We were having our literary exercises on Friday afternoon, at our Seminary, when the cry reached our ears. Rushing to the door, and standing on the front portico we beheld in the direction of the Theological Seminary, a dark, dense mass, moving toward town.
It did not require repeating. I am satisfied some of the girls did not reach their homes before the Rebels were in the streets.
As for myself, I had scarcely reached the front door, when, on looking up the street, I saw some of the men on horseback. I scrambled in, slammed shut the door, and hastening to the sitting room, peeped out between the shutters.
What a horrible sight! There they were, human beings! Clad almost in rags, covered with dust, riding wildly, pell-mell down the hill toward our home! Shouting, yelling most unearthly, cursing, brandishing their revolvers, and firing right and left. I was fully persuaded that the Rebels had actually come at last. What they would do with us was a fearful question to my young mind.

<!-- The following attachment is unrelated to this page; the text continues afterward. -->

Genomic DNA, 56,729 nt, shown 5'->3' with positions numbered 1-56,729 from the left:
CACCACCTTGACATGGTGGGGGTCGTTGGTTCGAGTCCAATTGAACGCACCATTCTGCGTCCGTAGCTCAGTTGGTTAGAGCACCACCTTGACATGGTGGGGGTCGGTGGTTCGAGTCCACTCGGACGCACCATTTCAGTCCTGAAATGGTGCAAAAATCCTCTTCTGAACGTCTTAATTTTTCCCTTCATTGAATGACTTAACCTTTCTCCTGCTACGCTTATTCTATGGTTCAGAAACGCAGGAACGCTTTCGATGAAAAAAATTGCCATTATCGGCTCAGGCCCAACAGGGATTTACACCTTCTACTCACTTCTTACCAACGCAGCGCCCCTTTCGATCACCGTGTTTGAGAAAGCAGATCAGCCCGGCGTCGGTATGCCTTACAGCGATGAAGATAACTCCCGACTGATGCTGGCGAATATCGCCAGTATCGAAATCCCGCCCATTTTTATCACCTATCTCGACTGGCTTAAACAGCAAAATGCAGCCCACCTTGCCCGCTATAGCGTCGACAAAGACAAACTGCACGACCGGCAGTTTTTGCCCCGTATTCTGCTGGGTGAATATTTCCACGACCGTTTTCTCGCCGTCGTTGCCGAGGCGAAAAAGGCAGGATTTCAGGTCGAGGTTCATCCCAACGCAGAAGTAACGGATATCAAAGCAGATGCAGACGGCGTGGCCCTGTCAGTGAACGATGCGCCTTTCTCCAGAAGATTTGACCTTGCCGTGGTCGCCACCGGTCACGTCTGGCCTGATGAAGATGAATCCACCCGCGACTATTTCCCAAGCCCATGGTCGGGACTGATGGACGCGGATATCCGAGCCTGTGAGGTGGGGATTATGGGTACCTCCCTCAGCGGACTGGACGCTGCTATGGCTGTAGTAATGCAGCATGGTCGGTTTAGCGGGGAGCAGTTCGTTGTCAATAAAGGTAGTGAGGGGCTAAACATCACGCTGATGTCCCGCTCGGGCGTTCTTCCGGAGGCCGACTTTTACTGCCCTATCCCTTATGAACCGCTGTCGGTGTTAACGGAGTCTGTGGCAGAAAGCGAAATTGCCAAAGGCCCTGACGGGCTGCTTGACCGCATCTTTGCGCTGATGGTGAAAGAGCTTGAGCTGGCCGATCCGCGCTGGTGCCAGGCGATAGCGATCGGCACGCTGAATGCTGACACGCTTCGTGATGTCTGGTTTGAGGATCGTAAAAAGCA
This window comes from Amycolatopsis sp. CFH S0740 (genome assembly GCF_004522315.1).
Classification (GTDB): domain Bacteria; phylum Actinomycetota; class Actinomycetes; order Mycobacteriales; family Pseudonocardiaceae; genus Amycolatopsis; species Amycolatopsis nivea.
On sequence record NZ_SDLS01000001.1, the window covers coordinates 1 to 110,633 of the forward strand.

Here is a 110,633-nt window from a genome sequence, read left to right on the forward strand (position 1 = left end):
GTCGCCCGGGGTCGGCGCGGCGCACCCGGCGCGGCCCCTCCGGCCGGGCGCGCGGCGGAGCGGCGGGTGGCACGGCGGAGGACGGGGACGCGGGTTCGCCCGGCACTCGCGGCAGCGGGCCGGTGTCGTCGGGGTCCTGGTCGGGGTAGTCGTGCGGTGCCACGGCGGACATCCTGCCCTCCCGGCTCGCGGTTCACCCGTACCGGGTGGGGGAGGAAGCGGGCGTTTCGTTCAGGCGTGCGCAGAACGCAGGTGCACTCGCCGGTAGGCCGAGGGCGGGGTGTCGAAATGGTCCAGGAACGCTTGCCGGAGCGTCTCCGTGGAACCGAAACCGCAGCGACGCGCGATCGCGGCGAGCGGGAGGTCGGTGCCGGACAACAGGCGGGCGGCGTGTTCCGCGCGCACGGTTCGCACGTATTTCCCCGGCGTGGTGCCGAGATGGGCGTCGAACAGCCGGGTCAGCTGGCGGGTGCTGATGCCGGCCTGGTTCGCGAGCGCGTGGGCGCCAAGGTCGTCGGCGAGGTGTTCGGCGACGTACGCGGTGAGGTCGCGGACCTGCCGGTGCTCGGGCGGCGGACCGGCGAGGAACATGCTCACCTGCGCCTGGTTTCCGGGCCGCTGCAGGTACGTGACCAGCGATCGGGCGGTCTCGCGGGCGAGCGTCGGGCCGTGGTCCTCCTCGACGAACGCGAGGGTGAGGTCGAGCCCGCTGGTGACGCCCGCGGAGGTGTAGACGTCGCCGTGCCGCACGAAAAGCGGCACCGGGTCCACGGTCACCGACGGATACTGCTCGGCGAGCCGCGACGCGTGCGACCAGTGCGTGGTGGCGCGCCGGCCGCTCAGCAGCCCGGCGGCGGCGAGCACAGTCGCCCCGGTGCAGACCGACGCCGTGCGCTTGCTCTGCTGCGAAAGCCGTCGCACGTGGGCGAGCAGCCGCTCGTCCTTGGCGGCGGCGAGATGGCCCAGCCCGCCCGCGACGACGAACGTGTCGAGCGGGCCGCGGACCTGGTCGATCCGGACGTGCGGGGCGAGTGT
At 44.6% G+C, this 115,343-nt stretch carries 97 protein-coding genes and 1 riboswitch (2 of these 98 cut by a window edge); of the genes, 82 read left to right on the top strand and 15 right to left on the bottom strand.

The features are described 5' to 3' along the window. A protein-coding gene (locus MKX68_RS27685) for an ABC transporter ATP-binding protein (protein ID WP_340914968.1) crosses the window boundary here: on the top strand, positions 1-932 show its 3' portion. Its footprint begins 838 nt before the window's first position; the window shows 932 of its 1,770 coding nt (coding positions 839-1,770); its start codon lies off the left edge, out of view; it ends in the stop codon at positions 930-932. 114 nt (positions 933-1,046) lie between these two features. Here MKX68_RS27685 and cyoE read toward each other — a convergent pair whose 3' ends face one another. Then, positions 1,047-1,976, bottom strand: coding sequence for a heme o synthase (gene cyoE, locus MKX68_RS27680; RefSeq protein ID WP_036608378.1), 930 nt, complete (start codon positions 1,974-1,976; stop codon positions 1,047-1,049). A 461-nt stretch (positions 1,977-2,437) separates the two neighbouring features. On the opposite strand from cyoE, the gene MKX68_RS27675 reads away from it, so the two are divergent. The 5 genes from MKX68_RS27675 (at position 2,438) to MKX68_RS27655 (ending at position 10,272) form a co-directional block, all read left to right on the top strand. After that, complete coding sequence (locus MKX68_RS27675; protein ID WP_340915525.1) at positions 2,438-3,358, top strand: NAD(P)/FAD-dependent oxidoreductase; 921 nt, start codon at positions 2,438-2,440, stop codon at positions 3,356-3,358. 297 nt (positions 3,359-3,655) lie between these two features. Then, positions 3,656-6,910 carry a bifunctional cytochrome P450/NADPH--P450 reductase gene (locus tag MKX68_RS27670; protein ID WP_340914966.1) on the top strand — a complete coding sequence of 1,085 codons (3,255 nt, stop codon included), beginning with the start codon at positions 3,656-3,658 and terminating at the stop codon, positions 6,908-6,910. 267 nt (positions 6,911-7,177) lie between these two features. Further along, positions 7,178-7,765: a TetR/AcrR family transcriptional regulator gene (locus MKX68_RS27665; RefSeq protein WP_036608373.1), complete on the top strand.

Soon the town was filled with infantry, and then the searching and ransacking began in earnest. They wanted horses, clothing, anything and almost everything they could conveniently carry away.
Nor were they particular about asking. Whatever suited them they took. They did, however, make a formal demand of the town authorities, for a large supply of flour, meat, groceries, shoes, hats and (doubtless, not least in their estimations), ten barrels of whisky; or, in lieu of this five thousand dollars.
But our merchants and bankers had too often heard of their coming, and had already shipped their wealth to places of safety. Thus it was, that a few days after, the citizens of York were compelled to make up our proportion of the Rebel requisition.”